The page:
HHS Proposes More Security On Healthcare Mobile Devices

Encryption would have stopped many of the patient data breaches caused by lost smartphones, laptops, and tablets, said Stage 2 Meaningful Use proposal.
Health Data Security: Tips And Tools
Health Data Security: Tips And Tools
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In an attempt to eliminate the potential for patient data breaches on mobile devices, the Notice of Proposed Rulemaking (NPRM) for Stage 2 Meaningful Use has proposed that mobile devices, such as laptops, smartphones, and tablets, that retain patient data after a clinical encounter should have default encryption enabled.

Published by the Department of Health and Human Services (HHS) Thursday, the proposed rule for Stage 2 Meaningful Use for the Electronic Health Record (EHR) Incentive Programs noted the increasing number of reported breaches which involve lost or stolen devices.

"We agree that this is an area of security that appears to need specific focus. Recent HHS analysis of reported breaches indicates that almost 40% of large breaches involve lost or stolen devices. Had these devices been encrypted, their data would have been secured," the NPRM for Stage 2 Meaningful Use states.

The HHS Health IT Policy Committee recommended that health delivery organizations take action to review encryption practices of electronic protected health information as part of their risk analysis.

Dr. Farzad Mostashari, head of the Office of the National Coordinator for Health IT (ONC), further explained the proposal at an ONC town hall meeting Wednesday at the annual Healthcare Information and Management Systems Society (HIMSS) conference and exhibition in Las Vegas.

[ Read more from the most important live event in health IT on our HIMSS Special Report page. ]

"There are certification requirements for electronic health records and ... we proposed that there be default encryption of data on end-user devices, unless no data is kept after the session is ended on that end-user device," Mostashari told the audience.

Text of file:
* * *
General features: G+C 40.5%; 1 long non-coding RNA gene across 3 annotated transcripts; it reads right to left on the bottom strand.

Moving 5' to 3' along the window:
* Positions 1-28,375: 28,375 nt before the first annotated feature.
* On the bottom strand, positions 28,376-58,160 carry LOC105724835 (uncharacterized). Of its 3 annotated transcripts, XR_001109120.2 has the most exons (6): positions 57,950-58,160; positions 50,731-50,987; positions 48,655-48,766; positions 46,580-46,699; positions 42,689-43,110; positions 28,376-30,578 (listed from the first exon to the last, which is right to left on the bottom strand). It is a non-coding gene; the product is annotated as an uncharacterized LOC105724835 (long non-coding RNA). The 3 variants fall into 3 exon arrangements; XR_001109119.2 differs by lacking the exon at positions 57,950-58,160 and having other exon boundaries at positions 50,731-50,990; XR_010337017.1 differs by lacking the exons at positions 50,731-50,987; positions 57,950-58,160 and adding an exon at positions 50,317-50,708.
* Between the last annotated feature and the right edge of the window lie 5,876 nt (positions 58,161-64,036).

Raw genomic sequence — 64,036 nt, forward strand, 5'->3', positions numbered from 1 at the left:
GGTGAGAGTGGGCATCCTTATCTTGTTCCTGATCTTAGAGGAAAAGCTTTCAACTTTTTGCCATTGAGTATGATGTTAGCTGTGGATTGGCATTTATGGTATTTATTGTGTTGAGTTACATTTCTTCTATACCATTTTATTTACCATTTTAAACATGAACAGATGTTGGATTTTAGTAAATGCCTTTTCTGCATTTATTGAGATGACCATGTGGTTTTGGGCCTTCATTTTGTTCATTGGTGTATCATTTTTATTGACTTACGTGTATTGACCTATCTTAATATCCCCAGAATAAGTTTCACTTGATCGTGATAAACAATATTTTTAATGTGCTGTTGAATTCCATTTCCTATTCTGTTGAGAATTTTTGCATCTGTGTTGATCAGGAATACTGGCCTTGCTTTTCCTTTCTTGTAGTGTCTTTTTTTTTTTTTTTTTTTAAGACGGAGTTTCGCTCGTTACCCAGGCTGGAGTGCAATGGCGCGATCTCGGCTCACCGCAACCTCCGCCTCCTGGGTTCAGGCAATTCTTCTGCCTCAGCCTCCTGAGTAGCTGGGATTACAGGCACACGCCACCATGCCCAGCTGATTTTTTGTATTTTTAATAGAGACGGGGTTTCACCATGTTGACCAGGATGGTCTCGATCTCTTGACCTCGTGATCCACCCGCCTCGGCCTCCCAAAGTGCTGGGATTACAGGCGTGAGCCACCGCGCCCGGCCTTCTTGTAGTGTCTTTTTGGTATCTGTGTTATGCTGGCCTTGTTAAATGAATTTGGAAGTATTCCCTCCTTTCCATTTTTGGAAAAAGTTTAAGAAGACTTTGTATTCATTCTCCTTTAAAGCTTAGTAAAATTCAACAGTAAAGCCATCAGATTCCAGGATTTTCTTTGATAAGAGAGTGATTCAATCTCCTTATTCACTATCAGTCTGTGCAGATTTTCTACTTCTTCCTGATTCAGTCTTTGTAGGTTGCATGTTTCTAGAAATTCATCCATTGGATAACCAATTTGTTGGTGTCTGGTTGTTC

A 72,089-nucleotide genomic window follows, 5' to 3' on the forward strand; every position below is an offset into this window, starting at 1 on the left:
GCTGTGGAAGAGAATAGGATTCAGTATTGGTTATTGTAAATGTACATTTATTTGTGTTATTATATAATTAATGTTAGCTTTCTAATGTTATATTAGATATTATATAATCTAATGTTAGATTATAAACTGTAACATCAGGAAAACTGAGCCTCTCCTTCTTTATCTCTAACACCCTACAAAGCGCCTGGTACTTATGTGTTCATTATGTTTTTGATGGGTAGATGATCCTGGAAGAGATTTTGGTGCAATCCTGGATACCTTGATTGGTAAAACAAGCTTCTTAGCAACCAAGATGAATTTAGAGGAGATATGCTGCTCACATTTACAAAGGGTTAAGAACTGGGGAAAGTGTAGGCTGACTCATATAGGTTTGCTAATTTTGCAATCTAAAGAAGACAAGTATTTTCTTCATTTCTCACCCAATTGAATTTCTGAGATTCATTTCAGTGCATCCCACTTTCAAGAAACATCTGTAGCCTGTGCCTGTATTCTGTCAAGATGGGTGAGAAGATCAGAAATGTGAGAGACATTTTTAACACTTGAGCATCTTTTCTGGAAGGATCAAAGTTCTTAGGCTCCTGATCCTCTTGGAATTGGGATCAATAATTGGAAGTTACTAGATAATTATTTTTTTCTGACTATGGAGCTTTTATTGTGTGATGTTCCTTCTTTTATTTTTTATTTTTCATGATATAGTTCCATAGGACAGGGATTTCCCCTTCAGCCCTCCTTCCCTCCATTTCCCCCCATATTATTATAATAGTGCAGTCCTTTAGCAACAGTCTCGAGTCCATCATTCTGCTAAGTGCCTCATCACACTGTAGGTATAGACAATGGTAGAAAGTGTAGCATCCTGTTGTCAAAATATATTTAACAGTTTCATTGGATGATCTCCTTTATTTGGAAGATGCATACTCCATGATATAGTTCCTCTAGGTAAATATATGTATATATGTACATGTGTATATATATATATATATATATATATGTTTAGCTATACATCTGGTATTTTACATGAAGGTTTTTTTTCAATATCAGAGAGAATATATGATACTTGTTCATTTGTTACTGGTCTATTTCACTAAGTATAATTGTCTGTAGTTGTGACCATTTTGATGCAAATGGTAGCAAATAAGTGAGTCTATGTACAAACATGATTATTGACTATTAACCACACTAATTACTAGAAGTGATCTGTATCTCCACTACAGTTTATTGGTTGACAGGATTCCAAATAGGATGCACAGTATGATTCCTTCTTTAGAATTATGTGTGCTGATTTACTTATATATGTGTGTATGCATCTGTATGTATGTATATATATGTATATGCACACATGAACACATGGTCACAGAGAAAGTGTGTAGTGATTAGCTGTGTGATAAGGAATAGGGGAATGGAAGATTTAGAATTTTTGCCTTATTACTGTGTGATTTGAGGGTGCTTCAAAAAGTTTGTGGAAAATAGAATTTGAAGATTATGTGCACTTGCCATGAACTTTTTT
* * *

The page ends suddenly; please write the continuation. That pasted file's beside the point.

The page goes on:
The proposed measure comes amid several reports that confirm a significant number of patient data breaches have occurred due to the loss or theft of mobile devices. One study from the Ponemon Institute found that the frequency of patient data losses at healthcare organizations increased by 32% in 2011 compared to 2010, with 49% of respondents citing lost or stolen computing devices such as laptops, tablets, and smartphones.

"It has become very clear that one of the major sources of breaches of data comes from lost or stolen devices, and you would not be reading about this loss of data had the information been encrypted," said Joy Pritts, ONC's chief privacy officer, during the town hall meeting.

Pritts also said the proposal to encrypt data on mobile devices encapsulates the HIT Policy Committee's efforts to focus on those areas where "a minimum amount of effort would produce a huge amount of impact."

Kevin Whelan, Allscripts' VP of mobility and user experience, said the proposal further shores up data security on mobile devices and notes that "patient data must be encrypted on devices if it's there, however, patient data is more secure if it is not on mobile devices."

Whelan told InformationWeek Healthcare that Allscripts, which has several thousand physicians using mobile apps to access patient data from its EHRs, has developed a service-oriented architecture that supports its objective of not having data reside on devices. Allscripts' mobile technology also supports encrypted data queries.

"For the very short time the data resides on the device, there is a secure link back and forth to the device," Whelan added.

In the meantime, while the risk of patient data loss related to lost or stolen mobile devices has grown, the use of these devices is projected to rise. That trend was evident in the results of the 2012 HIMSS Leadership Survey. One of the questions asked of the 302 health IT professionals was about their top infrastructure priority. Eighteen percent said deploying mobile devices in their healthcare IT enterprise, which was a close second to the 19% of respondents who said their top priority is to deploy servers or virtual servers.

Healthcare providers must collect all sorts of performance data to meet emerging standards. The new Pay For Performance issue of InformationWeek Healthcare delves into the huge task ahead. Also in this issue: Why personal health records have flopped. (Free registration required.)